The US must cooperate with its allies to mitigate Afghanistan risks

Ali Cinar

The uncertainty in Afghanistan poses an international security risk. The best way forward is in collaboration with others.

What’s happening these days in Afghanistan will  be not only a test for the world, but a test for Democrats and the Biden-Harris administration next year in the November 2022 congressional elections.

Since last week, the agenda of both American media and public opinion has shifted to Afghanistan. On Monday, President Joe Biden made a public speech regarding the recent developments in Afghanistan, and he admitted that Afghanistan’s collapse did unfold more quickly than he had anticipated. 

President Biden added that the US national interest in Afghanistan has always been “preventing a terrorist attack on the American homeland” and pointed fingers at others – including Afghan political leaders – for the unfolding chaos. 

But the American public is not satisfied with President Biden’s speech. 

Serious discussions have been sparked in the American public. Some say this is not unlike American soldiers’ return after the Vietnam War, while others say the four presidents in the last 20 years have made serious mistakes during their administrations. What is clear is that the United States is departing Afghanistan with a failure and leaving the country in chaos.

Currently, the Biden administration is taking steps towards providing security at Hamid Karzai International Airport for the US and allied personnel to leave Afghanistan safely through commercial and military flights. 

It was certainly unexpected to see the Biden administration being caught off-guard and the Taliban capturing Kabul so quickly. Answering questions on the cost and consequences of the war, the Secretary of State Antony Blinken said, “We were never going to stay in Afghanistan forever. Afghan people must determine their future. There was already an agreement with the Taliban from the Trump era. If we had cancelled the said agreement, it is very important to underline that Trump defended his administration saying that they would have had to be in the war with the Taliban.”

Although the Biden administration is now criticising Trump, it did not make any amendments to Afghanistan policy and approved the actions taken by Trump. President Biden even took part in this chaos by keeping Zalmay Khalilzad, the Afghan Special Representative to the United States appointed by Trump, in office. President Biden is unjustified in blaming other administrations, as he was the vice president during the Obama administration for eight years in Afghanistan when American lives were lost.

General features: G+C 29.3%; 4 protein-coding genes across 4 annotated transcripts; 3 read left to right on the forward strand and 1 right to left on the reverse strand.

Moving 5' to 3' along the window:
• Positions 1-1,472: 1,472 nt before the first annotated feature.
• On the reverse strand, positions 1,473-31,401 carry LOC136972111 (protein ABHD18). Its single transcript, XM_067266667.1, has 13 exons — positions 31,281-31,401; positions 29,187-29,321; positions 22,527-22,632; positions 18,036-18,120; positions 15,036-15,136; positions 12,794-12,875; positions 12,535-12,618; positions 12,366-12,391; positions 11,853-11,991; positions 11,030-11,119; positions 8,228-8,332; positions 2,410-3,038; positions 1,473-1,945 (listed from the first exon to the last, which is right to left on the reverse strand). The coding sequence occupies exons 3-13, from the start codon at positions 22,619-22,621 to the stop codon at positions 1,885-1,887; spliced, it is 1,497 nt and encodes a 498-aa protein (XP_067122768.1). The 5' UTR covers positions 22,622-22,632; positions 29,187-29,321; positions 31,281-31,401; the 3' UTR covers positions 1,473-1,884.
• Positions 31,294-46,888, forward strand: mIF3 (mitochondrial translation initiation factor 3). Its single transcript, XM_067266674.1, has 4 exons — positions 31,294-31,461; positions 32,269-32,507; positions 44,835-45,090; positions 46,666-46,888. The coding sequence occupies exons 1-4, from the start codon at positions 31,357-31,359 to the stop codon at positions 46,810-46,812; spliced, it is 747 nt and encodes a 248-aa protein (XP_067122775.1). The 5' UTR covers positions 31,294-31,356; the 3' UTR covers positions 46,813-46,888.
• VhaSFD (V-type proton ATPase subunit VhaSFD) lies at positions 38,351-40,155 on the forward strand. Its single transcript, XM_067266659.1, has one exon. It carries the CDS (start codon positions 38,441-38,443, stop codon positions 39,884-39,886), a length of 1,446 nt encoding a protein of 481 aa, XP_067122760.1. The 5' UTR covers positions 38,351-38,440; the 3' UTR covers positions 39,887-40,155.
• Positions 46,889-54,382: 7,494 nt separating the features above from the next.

Working with allies

Former Secretary of State in the Clinton administration, Madeleine Albright, said: “We need to focus on saving lives in Afghanistan. I am grateful to Albania, Canada, Kosovo and North Macedonia for offering asylum, especially to women and leaders of NGOs, while the USA is trying to free the targeted individuals under specific risks from the Taliban.”

While Turkey’s role wasn’t mentioned after the latest developments in the American public, questions began to emerge about whether Turkey would recognise the Taliban administration.

It will be crucial for the Biden administration to take common action with its allies, including Turkey. The chaos and uncertainty present in Afghanistan poses a serious international security risk, including a possible refugee crisis that could spread to neighbouring countries, including Turkey.

The question here is whether the US will leave Afghanistan as it is after the evacuations or somehow maintain its close contact with the Taliban, directly or indirectly. 

Courtesy: TRT World

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